Honda Starting New Campaign Urging Consumers To Repair Recalled Vehicles

After recalling 6.2 million vehicles for a Takata airbag defect that can spew pieces of shrapnel at passengers and drivers, Honda now plans to launch a multi-million dollar campaign urging consumers to take those recalled vehicles to a dealer for much-needed repairs.

The Wall Street Journal reports that the new ad campaign, which will begin Monday, will ask owners of all Honda vehicles to check for open recalls and other safety issues to ensure they’re fixed.

John Mendel, executive vice president of American Honda’s auto division, said in a statement that the campaign is designed to “save lives and prevent injuries.”

For now, Honda says it plans to focus the campaign –– which will feature a website, as well as newspaper, radio and Facebook ads –– in 11 states and U.S. territories with high humidity. During the initial recall of vehicles with Takata-produced airbags, Honda and other manufactures attributed the likelihood of an airbag rupture to an area’s humidity.

So far, the Takata defect has been linked to at least six deaths, all of which occurred in Honda vehicles.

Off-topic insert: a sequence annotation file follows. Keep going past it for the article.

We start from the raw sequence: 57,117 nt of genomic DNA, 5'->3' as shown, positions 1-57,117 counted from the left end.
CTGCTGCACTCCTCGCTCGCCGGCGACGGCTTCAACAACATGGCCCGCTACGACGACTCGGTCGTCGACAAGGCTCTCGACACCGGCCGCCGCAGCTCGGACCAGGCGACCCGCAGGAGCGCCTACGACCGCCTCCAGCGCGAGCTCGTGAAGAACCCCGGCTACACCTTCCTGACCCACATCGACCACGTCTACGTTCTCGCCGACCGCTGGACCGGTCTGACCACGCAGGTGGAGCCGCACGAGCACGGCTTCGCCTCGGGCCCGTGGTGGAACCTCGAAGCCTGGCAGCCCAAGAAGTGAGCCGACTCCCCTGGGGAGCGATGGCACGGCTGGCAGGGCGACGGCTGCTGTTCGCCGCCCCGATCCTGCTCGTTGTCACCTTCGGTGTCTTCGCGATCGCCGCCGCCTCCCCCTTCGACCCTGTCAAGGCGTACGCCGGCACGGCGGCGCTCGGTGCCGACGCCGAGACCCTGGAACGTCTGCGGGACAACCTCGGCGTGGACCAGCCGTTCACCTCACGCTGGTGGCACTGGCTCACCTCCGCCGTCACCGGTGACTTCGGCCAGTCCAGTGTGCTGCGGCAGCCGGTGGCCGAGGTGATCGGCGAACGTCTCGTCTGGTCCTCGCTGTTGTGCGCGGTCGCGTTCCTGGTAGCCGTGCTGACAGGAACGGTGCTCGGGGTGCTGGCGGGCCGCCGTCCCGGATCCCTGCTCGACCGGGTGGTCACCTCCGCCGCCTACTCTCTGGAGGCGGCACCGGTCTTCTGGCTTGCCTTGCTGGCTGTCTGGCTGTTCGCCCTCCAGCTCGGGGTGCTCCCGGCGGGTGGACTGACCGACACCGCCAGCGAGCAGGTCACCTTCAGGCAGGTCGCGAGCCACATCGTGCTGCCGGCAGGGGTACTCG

While Takata faces several inquiries by regulators and federal departments regarding the slow output of replacement airbags, Honda believes it will have enough new parts to meet repair demands by the spring, the WSJ reports.

Honda’s attempt to bring awareness to the need for consumers to quickly repair the airbags comes after the manufacturer faced months of scrutiny related to the recalls.

Back in January, the National Highway Traffic Safety Administration fined the company $70 million after it determined that Honda failed to report over 1,700 injuries and deaths over a period of 11 years.

Shortly after that the company announced it would replace its president and chief officer, Takanobu Ito, with Takahiro Hachigo, who most recently oversaw Honda’s European and Chinese operations. The change is expected to take effect in June.

Honda to Launch Ad Campaign Urging Customers to Repair Recalled Vehicles [The Wall Street Journal]

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